If one views the reactions to the coronavirus locally, nationally, and globally, these reactions and overreactions provide an interesting reflection of humanity. When one compares these reactions with previous epidemics and pandemics, it seems striking that humanity seems to have lost a considerable capacity to confront illness and death. On the brighter side, modern medicine has become very good at curing or at least at treating an unprecedented number of ailments. To “get better” is the expectation, not the exception.

In comparison to the miracles of modern medicine, society as a whole seems to be heading in the opposite direction. The disintegration of the family, of neighbourhoods, of common values and morals, and even of the common sense of being a nation is evident everywhere. Many call this disintegration “progress,” but it needs to be asked to what is this progressive disintegration leading? To what are we supposed to be progressing? How will we know when we have arrived?

The church throughout history has fallen into the same trap. For most of the church’s history, even into our times, the church has been dogged by the idea that we sinful human beings should and can make “progress” in or towards our salvation, in or towards our relationship with God. According to this thinking, if one just attends church enough, follows the rules enough, prays enough, reads the Bible enough, and gives enough money, one will get closer and closer to the kingdom of God, the pearly gates, etc., but how much is enough?

These hopes are all based on the notion that one can somehow get one’s sinful human “flesh” to improve. If the church can just motivate sinners to be more church-going, more rule-following, more God-fearing, more Bible-reading, and more holy all around, then in time the whole world will become a better place to be. Sadly, like the rest of society “church people” seem to be getting worse rather than better at these things. In contrast, non-churched people seem to think that the world is actually getting better by not doing these things. Maybe “church people” are getting worse at these things because they believe that non-churched people are actually right.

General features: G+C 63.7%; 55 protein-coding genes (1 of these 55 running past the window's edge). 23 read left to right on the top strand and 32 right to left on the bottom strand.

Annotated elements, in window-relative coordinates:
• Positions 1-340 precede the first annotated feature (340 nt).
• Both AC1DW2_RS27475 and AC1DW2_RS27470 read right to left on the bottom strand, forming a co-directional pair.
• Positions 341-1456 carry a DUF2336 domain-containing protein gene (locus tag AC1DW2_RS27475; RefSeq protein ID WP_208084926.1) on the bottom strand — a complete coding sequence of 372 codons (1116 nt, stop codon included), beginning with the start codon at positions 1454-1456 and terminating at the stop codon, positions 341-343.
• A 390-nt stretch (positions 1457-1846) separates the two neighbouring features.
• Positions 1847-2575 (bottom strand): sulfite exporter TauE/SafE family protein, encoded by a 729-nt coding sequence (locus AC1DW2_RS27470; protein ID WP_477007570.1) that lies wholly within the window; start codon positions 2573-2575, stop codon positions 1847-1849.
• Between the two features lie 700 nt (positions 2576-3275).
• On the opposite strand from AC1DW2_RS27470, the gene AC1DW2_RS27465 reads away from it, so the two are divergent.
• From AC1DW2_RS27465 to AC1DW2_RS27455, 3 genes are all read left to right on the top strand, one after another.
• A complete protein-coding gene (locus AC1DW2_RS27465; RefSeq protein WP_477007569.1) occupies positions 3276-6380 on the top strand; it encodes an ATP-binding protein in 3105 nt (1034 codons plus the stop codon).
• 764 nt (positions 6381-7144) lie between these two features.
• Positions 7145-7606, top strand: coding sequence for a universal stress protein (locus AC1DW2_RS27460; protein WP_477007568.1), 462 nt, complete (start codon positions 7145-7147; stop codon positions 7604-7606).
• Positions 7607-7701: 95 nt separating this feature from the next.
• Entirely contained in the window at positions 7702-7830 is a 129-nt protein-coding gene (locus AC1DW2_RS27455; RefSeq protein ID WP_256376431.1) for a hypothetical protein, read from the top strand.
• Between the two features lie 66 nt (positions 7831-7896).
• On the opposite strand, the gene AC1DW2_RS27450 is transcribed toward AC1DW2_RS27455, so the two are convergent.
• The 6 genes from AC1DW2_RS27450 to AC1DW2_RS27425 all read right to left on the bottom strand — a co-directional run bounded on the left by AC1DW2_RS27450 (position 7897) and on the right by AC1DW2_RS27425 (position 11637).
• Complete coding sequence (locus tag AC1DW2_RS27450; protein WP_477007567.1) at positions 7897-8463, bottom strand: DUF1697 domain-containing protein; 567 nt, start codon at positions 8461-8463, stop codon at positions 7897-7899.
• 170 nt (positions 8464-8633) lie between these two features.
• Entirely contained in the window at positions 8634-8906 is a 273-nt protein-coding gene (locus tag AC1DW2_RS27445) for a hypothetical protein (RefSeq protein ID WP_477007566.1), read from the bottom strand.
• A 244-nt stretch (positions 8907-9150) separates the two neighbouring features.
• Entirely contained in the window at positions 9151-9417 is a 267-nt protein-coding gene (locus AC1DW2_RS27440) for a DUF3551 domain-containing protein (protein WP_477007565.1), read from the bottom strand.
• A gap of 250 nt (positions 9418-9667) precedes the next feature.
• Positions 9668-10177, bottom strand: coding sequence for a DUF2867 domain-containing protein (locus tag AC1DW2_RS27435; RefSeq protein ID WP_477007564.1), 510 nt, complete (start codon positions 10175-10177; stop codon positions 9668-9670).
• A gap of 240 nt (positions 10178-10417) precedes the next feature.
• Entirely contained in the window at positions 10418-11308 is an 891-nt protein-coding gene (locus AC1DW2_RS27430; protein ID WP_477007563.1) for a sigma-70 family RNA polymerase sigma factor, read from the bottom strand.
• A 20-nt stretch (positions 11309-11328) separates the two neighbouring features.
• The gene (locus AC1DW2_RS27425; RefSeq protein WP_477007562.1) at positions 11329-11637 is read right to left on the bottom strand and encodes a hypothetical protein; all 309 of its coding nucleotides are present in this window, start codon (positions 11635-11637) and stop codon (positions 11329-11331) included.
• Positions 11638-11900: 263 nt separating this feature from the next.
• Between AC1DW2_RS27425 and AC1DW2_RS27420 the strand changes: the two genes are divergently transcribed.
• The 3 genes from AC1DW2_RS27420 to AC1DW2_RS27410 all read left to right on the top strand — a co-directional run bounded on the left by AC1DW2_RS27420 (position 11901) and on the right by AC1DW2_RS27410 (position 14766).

In light of the coronavirus, how do non-believers gauge what is saving for them? Do they even care? Some do, and some do not. For those who “care,” protecting themselves and others from the coronavirus is a moral duty. It is represented in all manner of ways, like lockdowns, face masks, hand washing, hand wringing, closing gyms, restaurants, schools, churches, etc. Not that those are bad things if necessary, but are they and when are debated? Where are the studies to support some of these measures? Scientific or not, the prevailing rationale in all this seems to predicated on the notion that it is “good” for humanity to put life on hold in order to save lives. That seems to be a contradiction in terms, one designed more to avoid litigation than actually saving lives. By the way, what does saving a mortal life actually mean?

Across the board regardless of the category or crisis, human efforts of the religious and non-religious, of believers and non-believes, of the churched and the non-churched seem hell bent on making things better, on progressing to some better point, all in the hope at some point eventually to defy death through human determination. All these efforts and all this energy and all the associated exertion and expenditure, however, seem to have overlooked the fact that at best we may or may not be delaying death in a significant way.

In relation to what can and cannot be achieved by our sinful, human efforts, God has already done what none of our efforts could ever do. When God the Father sent God the Son into our broken, sinful world to be broken by our sin and killed on a cross, God did not proclaim the merits of human progress. Instead, the cross reveals the reality of all human efforts to achieve or acquire eternal life. In other words, all such human efforts are a dead end.

Jesus’ cross and resurrection have revealed to sinful humanity that God is not interested in progress, in us getting better bit by bit. Instead, God has delved into death to conquer death itself. In the cross, God put an end to all human efforts to better their lives in pursuit of eternal life. In the resurrection, God takes dead sinners and creates them anew and thereby grants them the image of his Son. This begins now in baptism, being killed and raised already in this life. The promise of the resurrection means that regardless of what happens in this life, we do not need to put life on hold. Instead, we are called to live life here and now to the fullest, as a gift, believing that something better, something more fulfilling, something more living has already been given to us in the life, death, and resurrection of the word made flesh, of Jesus Christ.